The traditional clipper route followed the winds of the roaring forties south of the great capes. Due to the significant hazards they presented to shipping, the great capes became significant landmarks in ocean voyaging. The great capes became common points of reference, though other nearby capes (next section) may have been more southern or shared in notability.
Today, the great capes feature prominently in ocean yacht racing, with many races and individual sailors following the clipper route. A circumnavigation via the great capes is considered to be a noteworthy achievement. Sailor Joshua Slocum completed the first solo circumnavigation of the world in 1895–98, and the Joshua Slocum Society International presented its Level 3 Golden Circle Award to sailors who solo circumnavigated passing the great capes.
In his book The Long Way, Bernard Moitessier tries to express the significance to a sailor of the great capes:
- A sailor's geography is not always that of the cartographer, for whom a cape is a cape, with a latitude and longitude. For the sailor, a great cape is both a very simple and an extremely complicated whole of rocks, currents, breaking seas and huge waves, fair winds and gales, joys and fears, fatigue, dreams, painful hands, empty stomachs, wonderful moments, and suffering at times.
- A great cape, for us, can't be expressed in longitude and latitude alone. A great cape has a soul, with very soft, very violent shadows and colours. A soul as smooth as a child's, as hard as a criminal's. And that is why we go.
Five southernmost capes
Other southern capes mark significant points of passage through the southern oceans. The five southernmost capes refer to the five geographically southern mainland (or large island) points on the earth.
Sailors circumnavigating the world have used these five southernmost capes as goals on their route.
|Cape Horn||Chile||Hornos Island; Southernmost point in the Tierra del Fuego islands of South America and the official dividing point between the Atlantic and Pacific oceans. Roughly 2 degrees of latitude farther south than Chile's Cape Froward, the southernmost point on the mainland of South America, in the Magellan Strait.|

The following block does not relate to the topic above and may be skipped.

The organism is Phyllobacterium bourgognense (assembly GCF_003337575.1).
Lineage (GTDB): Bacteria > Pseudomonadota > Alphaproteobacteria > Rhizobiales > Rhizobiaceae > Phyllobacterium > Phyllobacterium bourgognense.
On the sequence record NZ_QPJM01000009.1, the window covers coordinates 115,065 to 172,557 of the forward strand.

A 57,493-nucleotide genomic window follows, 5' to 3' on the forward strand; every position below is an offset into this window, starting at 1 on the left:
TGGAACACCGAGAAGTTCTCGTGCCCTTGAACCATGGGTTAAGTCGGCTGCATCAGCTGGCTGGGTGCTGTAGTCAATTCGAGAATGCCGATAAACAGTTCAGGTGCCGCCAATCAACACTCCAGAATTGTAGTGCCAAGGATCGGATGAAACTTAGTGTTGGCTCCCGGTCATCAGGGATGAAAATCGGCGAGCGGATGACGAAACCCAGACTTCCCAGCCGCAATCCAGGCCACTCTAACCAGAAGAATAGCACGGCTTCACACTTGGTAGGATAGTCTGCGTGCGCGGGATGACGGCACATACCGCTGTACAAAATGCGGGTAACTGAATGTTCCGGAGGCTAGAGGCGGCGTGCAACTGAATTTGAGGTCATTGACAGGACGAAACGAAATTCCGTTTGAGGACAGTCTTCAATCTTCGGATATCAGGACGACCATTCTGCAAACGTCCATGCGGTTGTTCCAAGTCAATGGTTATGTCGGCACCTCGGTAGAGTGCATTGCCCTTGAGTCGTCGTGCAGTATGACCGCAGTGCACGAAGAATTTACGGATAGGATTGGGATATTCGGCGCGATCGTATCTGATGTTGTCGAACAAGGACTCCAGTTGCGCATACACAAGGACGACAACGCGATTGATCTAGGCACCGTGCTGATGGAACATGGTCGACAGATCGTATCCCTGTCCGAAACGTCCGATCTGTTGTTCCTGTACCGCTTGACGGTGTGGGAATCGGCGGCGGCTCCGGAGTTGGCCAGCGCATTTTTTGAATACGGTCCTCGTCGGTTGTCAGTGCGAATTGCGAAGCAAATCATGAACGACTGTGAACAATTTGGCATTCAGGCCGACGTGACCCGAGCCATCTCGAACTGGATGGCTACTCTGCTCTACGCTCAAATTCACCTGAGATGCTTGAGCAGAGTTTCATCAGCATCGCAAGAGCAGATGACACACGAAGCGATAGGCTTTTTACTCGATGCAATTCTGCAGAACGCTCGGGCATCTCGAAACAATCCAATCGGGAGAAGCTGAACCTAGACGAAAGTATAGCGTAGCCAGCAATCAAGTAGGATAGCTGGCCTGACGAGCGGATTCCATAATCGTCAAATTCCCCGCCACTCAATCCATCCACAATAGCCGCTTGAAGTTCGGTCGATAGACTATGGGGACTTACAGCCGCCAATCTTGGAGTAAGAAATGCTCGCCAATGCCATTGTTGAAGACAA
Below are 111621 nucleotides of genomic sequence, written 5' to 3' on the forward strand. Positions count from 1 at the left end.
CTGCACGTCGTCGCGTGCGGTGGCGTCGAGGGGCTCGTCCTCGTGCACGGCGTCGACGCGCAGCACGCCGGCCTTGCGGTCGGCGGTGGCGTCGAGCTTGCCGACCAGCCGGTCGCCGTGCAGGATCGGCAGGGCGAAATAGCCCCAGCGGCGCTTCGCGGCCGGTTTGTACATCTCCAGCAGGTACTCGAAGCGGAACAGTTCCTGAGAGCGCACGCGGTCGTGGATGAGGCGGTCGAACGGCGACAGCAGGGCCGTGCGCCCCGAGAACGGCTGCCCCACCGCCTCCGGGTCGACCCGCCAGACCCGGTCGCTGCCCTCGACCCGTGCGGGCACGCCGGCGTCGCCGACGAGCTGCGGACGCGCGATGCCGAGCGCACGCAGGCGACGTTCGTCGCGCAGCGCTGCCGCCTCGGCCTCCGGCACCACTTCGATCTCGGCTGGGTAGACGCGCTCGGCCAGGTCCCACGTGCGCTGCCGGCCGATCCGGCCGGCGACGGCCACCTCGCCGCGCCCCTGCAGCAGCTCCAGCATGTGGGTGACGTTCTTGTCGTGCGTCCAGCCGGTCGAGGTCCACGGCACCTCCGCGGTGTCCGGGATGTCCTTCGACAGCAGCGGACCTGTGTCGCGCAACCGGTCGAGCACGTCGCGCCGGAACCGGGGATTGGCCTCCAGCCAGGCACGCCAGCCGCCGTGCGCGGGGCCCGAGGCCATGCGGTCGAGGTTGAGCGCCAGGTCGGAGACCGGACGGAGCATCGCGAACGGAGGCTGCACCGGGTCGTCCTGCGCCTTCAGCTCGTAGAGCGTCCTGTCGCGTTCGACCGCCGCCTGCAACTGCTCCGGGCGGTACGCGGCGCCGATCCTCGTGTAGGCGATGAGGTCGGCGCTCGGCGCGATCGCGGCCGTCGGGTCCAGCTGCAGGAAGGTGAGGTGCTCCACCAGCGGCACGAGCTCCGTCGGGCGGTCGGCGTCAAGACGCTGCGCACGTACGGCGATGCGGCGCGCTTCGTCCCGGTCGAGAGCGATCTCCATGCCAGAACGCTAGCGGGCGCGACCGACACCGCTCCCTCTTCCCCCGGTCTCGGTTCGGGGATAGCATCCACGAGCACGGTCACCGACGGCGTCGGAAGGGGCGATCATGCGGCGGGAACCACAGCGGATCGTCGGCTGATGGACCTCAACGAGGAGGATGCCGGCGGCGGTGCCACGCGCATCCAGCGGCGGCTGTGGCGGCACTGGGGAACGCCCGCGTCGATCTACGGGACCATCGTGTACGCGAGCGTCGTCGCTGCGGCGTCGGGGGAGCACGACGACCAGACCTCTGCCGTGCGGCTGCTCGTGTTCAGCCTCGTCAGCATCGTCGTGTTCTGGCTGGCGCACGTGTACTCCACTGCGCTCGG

|Cape Agulhas||South Africa||From Portuguese Cabo das Agulhas, for "Cape of Needles"; Southernmost point of Africa and the official dividing point between the Atlantic and Indian oceans. Roughly 29 minutes of latitude farther south than the more commonly cited Cape of Good Hope.|
|West Cape Howe||Australia||Contains three "heads", with the easternmost Torbay Head being the southernmost point of the mainland of Western Australia. Roughly 46 minutes of latitude farther south than the more commonly cited Cape Leeuwin.|
|South East Cape||Australia||Southernmost point of the main island of Tasmania, roughly 4° 30′ farther south than South Point on the Wilsons Promontory peninsula in Victoria. South Point, Victoria is the most southern mainland point of Australia, on the north side of the Bass Strait separating Tasmania from the southeast Australian mainland|
|South Cape||New Zealand||Southernmost point of Stewart Island and the southernmost point of the main islands of New Zealand. Roughly 37 minutes of latitude farther south than Slope Point, the southernmost point of the South Island.|
- The Circumnavigators Archived 2006-05-10 at the Wayback Machine, by Don Holm; Around the Three Capes. Prentice-Hall, NY, 1974. ISBN 0-13-134452-8 Retrieved February 5, 2006.
- Along the Clipper Way, Francis Chichester; page 78. Hodder & Stoughton, 1966. ISBN 0-340-00191-7
- Slocum Awards: Golden Circle Award, from the Joshua Slocum Society International. Retrieved February 13, 2006.
- The Long Way, by Bernard Moitessier; page 141. Sheridan House, 1995. ISBN 0-924486-84-8